France's first lady Brigitte Macron hits back at Bolsonaro after 'insulting Facebook comment'
Brigitte Macron, France's first lady, hit back last night at mockery of her age and appearance by Jair Bolsonaro amid a war of words between the Brazilian president and her husband that has left €20m in emergency funding for the Amazon fires in limbo.
Her comments came as Mr Bolsonaro, accused by critics of allowing tens of thousands of fires to rage unchecked in the Amazon rainforest, announced a two-month ban on fires deliberately started by farmers.
Critics have accused the leader of allowing farmers to start fires in order to clear forest for crops or grazing, labelling him "Captain Chainsaw".
Mrs Macron (65) implied the 64-year-old president was out of tune with contemporary attitudes to women and then thanked the thousands of Brazilians who had offered apologies on social media for their president's approval of a post deriding her for being nearly 25 years older than Emmanuel Macron, her husband.
The post implied Michelle Bolsonaro, the 37-year-old wife of Mr Bolsonaro (64) was better looking than the French first lady.
Mrs Macron said: "Times are changing. There are those who are on the train of change, women are there with you, like you, you've almost all understood, gentlemen. Not everyone, some are still on the platform and I'm sure they will soon get on the train."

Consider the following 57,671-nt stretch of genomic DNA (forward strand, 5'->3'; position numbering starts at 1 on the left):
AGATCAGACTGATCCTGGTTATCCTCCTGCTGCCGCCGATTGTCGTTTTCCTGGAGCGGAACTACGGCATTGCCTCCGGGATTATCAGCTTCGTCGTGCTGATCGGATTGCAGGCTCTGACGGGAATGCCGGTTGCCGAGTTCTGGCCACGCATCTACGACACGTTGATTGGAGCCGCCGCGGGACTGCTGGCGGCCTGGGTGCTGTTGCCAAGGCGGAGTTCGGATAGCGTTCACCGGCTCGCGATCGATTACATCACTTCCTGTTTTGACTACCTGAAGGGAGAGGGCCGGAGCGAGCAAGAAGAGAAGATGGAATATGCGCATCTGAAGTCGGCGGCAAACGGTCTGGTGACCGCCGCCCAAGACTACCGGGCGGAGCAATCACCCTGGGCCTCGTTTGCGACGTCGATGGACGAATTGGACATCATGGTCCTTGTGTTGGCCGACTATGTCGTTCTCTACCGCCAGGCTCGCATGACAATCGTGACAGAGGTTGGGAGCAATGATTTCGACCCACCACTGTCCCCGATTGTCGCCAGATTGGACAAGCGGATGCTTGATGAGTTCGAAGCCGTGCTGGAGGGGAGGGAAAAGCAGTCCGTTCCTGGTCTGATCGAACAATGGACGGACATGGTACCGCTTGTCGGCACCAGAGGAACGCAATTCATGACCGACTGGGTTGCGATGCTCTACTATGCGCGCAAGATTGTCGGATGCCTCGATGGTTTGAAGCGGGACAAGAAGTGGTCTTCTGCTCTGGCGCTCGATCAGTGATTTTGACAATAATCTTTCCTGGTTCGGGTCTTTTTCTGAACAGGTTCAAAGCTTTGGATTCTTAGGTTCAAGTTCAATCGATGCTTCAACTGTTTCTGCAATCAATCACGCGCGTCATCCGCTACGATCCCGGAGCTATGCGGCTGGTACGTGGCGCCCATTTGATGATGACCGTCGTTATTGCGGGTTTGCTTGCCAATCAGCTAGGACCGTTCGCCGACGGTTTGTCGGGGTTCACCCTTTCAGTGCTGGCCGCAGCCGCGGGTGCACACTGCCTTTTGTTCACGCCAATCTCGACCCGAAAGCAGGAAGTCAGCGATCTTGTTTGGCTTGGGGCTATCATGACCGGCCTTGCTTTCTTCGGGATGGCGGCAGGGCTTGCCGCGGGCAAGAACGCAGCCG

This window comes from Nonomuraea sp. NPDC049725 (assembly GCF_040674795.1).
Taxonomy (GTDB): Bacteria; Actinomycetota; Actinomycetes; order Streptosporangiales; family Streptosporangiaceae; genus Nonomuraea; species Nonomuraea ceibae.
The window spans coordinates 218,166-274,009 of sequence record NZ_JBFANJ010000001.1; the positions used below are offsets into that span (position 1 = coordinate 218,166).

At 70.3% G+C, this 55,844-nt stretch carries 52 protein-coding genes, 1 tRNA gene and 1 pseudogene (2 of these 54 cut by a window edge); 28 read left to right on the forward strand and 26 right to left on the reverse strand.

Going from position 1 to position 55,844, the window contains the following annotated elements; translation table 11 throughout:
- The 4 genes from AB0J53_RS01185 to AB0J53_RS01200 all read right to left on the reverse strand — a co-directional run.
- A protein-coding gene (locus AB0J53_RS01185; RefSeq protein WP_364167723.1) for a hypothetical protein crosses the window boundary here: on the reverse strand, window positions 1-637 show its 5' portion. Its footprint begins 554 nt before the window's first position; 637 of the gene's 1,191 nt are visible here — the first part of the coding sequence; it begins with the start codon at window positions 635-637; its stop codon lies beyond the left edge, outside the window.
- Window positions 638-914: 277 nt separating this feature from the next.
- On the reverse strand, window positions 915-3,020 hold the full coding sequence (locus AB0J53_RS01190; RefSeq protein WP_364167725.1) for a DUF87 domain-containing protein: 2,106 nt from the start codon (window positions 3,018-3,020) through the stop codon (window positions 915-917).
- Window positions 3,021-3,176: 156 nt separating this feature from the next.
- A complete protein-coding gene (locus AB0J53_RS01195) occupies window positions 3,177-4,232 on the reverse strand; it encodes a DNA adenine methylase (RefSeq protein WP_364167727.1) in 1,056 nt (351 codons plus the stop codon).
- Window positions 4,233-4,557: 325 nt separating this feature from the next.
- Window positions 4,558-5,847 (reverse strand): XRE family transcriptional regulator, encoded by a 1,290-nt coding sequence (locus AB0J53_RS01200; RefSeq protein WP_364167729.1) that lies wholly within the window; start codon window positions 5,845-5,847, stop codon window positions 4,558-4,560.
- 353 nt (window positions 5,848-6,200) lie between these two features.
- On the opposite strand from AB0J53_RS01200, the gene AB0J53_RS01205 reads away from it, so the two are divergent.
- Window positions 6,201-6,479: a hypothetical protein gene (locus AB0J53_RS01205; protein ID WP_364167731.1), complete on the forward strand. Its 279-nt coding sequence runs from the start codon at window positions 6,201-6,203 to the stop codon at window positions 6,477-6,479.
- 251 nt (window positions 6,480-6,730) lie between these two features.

Her comments won sustained applause as she inaugurated a newly refurbished museum devoted to the Battle of Agincourt at a ceremony with Edward Llewellyn, the British ambassador, at the site of the 1415 English victory in northern France.
The diplomatic clash between the French and Brazilian presidents came as Mr Macron tried to lead international efforts to help Brazil put out the fires, which he sees as a global problem because the world's largest rainforest produces 20pc of its oxygen.
Mr Bolsonaro rejected €20m in aid from the G7 announced at a summit hosted by Mr Macron in the coastal resort of Biarritz at the weekend. But he has accepted a separate €11m offer of assistance from the UK.
State governors and agribusiness leaders from the Amazon have implored Mr Bolsonaro to accept financial aid from the G7, fearing continued tensions could harm Brazil's exports.
Mr Bolsonaro has now outlawed all uses of fire in the region except for farming in indigenous communities, but he stressed the ban was only temporary. "The people there set these fires, it's a tradition," he said.
Data from Brazil's Institute of Space Research has shown the increase in fires this year is linked to a rise in deforestation, with illegal land grabbers clearing areas of virgin forest in order to sell to agribusiness firms.
Under domestic and international pressure, the government is expected to launch a series of environment related measures next week including curbs on deforestation and gold panning.
Local media warned of a new Amazon gold rush stemming from relaxed oversight and poverty.
On Wednesday, Donald Trump lent his support to Mr Bolsonaro.